Self-assembling peptide-polymer hydrogels designed from the coiled coil region of fibrin.

TitleSelf-assembling peptide-polymer hydrogels designed from the coiled coil region of fibrin.
Publication TypeJournal Article
Year of Publication2008
AuthorsP Jing, JS Rudra, AB Herr, and JH Collier
Start Page2438
Pagination2438 - 2446
Date Published09/2008

Biomaterials constructed from self-assembling peptides, peptide derivatives, and peptide-polymer conjugates are receiving increasing attention as defined matrices for tissue engineering, controlled therapeutic release, and in vitro cell expansion, but many are constructed from peptide structures not typically found in the human extracellular matrix. Here we report a self-assembling biomaterial constructed from a designed peptide inspired by the coiled coil domain of human fibrin, the major protein constituent of blood clots and the provisional scaffold of wound healing. Targeted substitutions were made in the residues forming the interface between coiled coil strands for a 37-amino acid peptide from human fibrinogen to stabilize the coiled coil peptide bundle, while the solvent-exposed residues were left unchanged to provide a surface similar to that of the native protein. This peptide, which self-assembled into coiled coil dimers and tetramers, was then used to produce triblock peptide-PEG-peptide bioconjugates that self-assembled into viscoelastic hydrogel biomaterials.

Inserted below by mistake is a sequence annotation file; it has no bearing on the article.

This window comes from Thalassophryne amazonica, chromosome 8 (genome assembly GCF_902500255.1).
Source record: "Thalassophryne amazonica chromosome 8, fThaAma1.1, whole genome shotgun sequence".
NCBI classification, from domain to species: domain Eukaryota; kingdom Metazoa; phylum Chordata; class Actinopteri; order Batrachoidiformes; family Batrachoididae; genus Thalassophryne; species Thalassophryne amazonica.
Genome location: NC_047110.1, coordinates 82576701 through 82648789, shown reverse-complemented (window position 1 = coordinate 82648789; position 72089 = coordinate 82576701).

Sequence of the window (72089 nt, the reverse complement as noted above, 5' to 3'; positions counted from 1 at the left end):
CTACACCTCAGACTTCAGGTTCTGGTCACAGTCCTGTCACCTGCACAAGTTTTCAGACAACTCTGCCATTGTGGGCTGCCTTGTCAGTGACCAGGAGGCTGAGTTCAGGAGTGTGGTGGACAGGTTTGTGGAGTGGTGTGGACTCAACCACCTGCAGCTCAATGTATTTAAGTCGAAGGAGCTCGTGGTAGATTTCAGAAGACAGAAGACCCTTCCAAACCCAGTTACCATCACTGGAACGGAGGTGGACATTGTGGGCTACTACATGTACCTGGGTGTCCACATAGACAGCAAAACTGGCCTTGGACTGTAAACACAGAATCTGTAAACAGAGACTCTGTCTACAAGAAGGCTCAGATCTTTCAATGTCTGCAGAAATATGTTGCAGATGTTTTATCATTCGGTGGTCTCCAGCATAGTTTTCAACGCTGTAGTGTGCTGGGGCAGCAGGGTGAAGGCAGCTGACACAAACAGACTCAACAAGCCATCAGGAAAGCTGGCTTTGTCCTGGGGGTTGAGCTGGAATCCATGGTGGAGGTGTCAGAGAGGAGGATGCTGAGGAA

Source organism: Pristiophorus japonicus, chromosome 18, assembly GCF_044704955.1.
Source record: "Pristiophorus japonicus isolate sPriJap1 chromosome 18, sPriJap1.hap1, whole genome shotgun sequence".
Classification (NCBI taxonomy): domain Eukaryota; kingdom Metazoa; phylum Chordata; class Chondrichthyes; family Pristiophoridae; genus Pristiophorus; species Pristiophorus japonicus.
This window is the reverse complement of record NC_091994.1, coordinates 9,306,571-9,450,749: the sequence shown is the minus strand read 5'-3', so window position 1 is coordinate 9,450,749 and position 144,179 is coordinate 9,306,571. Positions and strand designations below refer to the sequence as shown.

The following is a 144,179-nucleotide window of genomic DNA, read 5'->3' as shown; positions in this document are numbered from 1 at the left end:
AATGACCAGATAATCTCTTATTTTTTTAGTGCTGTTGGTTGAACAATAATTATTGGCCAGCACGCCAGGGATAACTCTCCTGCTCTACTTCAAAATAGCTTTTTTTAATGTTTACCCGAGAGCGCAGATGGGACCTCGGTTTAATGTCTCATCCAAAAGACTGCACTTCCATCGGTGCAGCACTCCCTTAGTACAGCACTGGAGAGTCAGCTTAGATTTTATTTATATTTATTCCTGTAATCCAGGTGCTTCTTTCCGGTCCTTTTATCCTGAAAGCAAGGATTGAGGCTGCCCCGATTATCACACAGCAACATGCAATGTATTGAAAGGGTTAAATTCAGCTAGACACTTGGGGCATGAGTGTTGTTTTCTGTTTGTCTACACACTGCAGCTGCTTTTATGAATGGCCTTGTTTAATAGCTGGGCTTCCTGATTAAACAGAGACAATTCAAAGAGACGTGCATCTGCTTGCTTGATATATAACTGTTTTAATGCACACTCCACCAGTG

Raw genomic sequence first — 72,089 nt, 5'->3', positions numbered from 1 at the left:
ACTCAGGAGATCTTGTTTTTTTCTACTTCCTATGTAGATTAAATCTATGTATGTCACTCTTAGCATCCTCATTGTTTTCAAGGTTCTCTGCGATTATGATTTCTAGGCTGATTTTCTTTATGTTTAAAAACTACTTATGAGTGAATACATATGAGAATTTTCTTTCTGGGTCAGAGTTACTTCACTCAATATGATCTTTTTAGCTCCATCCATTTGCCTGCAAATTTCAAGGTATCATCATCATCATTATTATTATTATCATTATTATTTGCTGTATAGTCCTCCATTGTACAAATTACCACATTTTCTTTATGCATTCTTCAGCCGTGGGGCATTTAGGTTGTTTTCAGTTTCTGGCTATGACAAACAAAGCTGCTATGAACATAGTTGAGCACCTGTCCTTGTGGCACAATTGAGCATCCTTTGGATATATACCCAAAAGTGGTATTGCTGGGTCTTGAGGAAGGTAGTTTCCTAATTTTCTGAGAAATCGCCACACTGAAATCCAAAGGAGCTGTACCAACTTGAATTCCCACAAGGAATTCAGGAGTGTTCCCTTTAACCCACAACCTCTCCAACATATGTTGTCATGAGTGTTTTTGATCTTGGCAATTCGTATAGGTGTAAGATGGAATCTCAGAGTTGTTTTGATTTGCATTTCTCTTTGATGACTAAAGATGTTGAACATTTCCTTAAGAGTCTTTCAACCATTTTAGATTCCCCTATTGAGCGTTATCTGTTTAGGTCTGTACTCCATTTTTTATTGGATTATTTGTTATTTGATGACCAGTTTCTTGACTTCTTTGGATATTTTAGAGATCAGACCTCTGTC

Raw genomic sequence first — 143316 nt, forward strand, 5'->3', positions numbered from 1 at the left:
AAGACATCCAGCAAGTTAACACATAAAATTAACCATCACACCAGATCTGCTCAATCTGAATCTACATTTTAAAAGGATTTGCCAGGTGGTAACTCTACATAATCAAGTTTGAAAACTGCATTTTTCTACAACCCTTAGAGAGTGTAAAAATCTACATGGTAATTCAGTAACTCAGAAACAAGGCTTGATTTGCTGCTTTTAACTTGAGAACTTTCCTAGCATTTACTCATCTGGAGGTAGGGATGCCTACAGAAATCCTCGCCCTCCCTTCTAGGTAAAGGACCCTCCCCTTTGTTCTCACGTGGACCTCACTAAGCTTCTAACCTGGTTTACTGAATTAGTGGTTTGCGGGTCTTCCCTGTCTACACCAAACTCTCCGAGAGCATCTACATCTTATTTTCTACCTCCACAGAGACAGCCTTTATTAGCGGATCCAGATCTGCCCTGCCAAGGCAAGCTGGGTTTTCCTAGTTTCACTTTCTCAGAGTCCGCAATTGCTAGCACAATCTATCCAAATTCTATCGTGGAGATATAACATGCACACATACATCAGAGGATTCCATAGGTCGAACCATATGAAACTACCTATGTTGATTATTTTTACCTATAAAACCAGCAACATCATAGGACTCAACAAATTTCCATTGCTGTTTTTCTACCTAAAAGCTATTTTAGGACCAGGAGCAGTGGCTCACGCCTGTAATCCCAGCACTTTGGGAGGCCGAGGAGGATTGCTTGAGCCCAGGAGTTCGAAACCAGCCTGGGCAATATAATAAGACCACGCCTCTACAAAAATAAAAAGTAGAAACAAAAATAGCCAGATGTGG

Short TitleBiomacromolecules